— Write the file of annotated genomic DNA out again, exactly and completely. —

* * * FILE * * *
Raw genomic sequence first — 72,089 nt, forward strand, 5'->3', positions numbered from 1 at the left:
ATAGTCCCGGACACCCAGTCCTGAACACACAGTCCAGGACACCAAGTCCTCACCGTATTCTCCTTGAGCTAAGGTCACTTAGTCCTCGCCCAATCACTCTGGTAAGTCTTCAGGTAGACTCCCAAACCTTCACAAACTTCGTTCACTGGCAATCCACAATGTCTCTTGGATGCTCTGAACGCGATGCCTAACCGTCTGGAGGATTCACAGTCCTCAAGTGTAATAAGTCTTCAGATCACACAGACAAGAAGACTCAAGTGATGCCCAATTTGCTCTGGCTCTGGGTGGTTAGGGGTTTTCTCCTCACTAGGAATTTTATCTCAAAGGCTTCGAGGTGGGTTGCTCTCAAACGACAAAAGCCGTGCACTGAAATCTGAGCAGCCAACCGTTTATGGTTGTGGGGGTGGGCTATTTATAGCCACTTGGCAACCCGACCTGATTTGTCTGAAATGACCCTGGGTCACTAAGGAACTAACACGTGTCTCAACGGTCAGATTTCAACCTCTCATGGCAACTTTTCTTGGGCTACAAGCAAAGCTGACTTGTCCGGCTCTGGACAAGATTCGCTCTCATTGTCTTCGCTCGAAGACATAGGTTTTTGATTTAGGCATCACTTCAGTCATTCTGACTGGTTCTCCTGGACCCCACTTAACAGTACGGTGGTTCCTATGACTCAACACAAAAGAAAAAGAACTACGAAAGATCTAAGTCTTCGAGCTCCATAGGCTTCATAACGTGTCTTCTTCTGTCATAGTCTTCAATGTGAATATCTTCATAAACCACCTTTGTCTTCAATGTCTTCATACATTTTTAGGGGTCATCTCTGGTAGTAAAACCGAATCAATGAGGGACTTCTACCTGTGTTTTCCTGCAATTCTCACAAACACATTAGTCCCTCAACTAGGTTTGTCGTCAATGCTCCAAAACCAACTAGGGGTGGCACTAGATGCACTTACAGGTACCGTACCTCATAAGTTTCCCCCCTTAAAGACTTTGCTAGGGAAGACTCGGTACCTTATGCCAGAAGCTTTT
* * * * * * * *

Raw genomic sequence first — 72,089 nt, forward strand, 5'->3', positions numbered from 1 at the left:
ATAGTCCCGGACACCCAGTCCTGAACACACAGTCCAGGACACCAAGTCCTCACCGTATTCTCCTTGAGCTAAGGTCACTTAGTCCTCGCCCAATCACTCTGGTAAGTCTTCAGGTAGACTCCCAAACCTTCACAAACTTCGTTCACTGGCAATCCACAATGTCTCTTGGATGCTCTGAACGCGATGCCTAACCGTCTGGAGGATTCACAGTCCTCAAGTGTAATAAGTCTTCAGATCACACAGACAAGAAGACTCAAGTGATGCCCAATTTGCTCTGGCTCTGGGTGGTTAGGGGTTTTCTCCTCACTAGGAATTTTATCTCAAAGGCTTCGAGGTGGGTTGCTCTCAAACGACAAAAGCCGTGCACTGAAATCTGAGCAGCCAACCGTTTATGGTTGTGGGGGTGGGCTATTTATAGCCACTTGGCAACCCGACCTGATTTGTCTGAAATGACCCTGGGTCACTAAGGAACTAACACGTGTCTCAACGGTCAGATTTCAACCTCTCATGGCAACTTTTCTTGGGCTACAAGCAAAGCTGACTTGTCCGGCTCTGGACAAGATTCGCTCTCATTGTCTTCGCTCGAAGACATAGGTTTTTGATTTAGGCATCACTTCAGTCATTCTGACTGGTTCTCCTGGACCCCACTTAACAGTACGGTGGTTCCTATGACTCAACACAAAAGAAAAAGAACTACGAAAGATCTAAGTCTTCGAGCTCCATAGGCTTCATAACGTGTCTTCTTCTGTCATAGTCTTCAATGTGAATATCTTCATAAACCACCTTTGTCTTCAATGTCTTCATACATTTTTAGGGGTCATCTCTGGTAGTAAAACCGAATCAATGAGGGACTTCTACCTGTGTTTTCCTGCAATTCTCACAAACACATTAGTCCCTCAACTAGGTTTGTCGTCAATGCTCCAAAACCAACTAGGGGTGGCACTAGATGCACTTACAGGTACCGTACCTCATAAGTTTCCCCCCTTAAAGACTTTGCTAGGGAAGACTCGGTACCTTATGCCAGAAGCTTTT